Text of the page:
Tuscany can be visited at any time of the year. Decisive for the best travel time is what you want to do. 

  • Beach vacation: June to September
  • Active vacations: Spring and fall
  • City trips: March to June

Some practical information

If you want to visit primarily the cities and cultural centers, you can do this without any problem by train. The train network is well developed and the trains run at regular intervals, so you can travel from city to city without stress and in the shortest possible time. 

However, if you want to discover more of rural Tuscany, you are relatively dependent on a car. Being on the winding roads and discovering the beautiful hilly landscape can be a pleasure. However, one should not underestimate the time required. Even if the physical distance between different places is not too great, it can take a little longer on the winding, country roads than you would expect. Therefore, we recommend choosing the itinerary wisely and combining the different destinations in order to save unnecessary kilometers and driving time.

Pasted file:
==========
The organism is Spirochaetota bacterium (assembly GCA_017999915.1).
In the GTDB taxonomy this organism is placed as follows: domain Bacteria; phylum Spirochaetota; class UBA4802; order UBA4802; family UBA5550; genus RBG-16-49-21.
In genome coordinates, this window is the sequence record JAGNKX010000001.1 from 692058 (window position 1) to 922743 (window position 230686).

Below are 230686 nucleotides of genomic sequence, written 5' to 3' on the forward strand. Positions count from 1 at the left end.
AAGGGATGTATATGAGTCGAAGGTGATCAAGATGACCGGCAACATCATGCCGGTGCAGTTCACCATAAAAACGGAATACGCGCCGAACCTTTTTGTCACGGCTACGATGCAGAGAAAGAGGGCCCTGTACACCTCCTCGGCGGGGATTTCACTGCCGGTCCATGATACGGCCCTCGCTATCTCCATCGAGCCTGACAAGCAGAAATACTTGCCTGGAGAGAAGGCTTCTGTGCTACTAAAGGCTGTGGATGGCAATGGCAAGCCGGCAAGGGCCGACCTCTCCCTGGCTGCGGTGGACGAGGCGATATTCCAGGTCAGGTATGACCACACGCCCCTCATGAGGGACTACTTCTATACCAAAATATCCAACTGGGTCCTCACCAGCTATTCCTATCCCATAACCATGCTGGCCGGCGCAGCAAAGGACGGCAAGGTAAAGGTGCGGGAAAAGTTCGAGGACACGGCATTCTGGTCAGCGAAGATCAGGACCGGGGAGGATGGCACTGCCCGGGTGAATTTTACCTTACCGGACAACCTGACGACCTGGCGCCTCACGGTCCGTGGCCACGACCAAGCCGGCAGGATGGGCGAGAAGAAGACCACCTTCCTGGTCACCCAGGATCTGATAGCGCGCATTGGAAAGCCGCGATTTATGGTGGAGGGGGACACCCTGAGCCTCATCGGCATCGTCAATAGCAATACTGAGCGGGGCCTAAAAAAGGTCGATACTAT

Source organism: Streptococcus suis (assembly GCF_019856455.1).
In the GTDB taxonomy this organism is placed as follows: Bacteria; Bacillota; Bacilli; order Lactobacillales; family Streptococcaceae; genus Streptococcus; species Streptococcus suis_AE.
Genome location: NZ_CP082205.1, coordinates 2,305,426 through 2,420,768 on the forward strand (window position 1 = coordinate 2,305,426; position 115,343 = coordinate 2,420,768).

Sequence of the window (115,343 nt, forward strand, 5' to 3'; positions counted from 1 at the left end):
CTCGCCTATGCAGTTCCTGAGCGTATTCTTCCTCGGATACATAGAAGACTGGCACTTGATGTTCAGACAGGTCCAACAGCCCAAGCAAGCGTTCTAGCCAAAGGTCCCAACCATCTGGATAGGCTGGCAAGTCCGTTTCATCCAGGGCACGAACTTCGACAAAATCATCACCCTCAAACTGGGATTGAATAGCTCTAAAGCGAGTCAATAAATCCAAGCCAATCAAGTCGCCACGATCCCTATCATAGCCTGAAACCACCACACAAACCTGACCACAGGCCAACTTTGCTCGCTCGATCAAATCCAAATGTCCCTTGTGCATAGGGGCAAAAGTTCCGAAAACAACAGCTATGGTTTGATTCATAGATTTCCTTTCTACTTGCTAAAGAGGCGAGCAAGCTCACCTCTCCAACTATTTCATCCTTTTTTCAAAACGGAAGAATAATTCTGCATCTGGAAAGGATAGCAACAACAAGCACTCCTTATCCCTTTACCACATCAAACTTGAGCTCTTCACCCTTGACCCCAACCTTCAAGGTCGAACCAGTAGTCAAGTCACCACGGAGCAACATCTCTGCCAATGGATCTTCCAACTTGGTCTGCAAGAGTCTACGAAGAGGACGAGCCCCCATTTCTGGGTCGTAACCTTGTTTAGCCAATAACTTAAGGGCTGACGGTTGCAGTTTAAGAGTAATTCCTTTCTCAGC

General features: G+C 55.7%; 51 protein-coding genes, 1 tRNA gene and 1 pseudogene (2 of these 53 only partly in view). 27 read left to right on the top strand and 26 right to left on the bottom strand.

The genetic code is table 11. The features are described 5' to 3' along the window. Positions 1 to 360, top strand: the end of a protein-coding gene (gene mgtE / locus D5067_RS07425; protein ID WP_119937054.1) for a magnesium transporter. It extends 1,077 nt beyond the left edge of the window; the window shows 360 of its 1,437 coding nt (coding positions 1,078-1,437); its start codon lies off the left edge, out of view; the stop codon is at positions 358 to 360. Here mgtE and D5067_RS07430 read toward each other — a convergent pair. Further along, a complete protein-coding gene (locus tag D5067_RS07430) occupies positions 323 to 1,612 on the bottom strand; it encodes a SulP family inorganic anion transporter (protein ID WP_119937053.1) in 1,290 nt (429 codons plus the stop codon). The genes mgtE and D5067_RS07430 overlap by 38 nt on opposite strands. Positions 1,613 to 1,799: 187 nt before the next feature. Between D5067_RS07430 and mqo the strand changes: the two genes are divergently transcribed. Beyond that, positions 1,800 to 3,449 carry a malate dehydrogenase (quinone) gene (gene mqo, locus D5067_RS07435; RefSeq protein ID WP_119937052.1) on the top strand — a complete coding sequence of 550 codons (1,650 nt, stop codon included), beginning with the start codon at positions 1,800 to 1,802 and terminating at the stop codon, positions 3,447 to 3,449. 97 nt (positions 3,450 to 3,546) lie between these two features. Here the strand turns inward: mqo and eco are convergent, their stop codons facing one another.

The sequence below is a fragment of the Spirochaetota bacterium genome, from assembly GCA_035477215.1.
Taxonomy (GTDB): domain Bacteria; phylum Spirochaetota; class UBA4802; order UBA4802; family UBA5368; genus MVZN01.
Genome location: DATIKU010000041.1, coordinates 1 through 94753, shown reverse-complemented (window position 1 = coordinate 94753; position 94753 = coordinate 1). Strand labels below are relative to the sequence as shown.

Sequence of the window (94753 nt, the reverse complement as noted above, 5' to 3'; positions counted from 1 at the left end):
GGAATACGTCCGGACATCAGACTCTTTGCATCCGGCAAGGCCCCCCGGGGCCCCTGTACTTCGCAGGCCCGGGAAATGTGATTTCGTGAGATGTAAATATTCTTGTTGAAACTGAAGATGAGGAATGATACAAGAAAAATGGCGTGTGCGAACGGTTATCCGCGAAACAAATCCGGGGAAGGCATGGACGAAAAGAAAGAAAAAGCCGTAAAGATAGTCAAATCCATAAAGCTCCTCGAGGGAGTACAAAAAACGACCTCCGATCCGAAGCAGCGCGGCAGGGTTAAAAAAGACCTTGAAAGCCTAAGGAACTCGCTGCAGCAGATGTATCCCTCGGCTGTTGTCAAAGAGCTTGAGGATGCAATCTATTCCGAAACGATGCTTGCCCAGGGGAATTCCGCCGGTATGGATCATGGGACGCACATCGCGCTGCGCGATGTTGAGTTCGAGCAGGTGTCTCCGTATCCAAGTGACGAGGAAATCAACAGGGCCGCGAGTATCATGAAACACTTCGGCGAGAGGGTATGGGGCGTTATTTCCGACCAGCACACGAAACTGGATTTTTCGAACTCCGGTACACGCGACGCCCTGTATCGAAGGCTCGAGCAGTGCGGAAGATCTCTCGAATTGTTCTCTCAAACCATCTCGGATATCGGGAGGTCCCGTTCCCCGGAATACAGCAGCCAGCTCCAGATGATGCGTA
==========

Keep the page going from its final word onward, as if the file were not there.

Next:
In practically all tourist places, parking is subject to fees. Therefore, parking should also be included in the travel budget.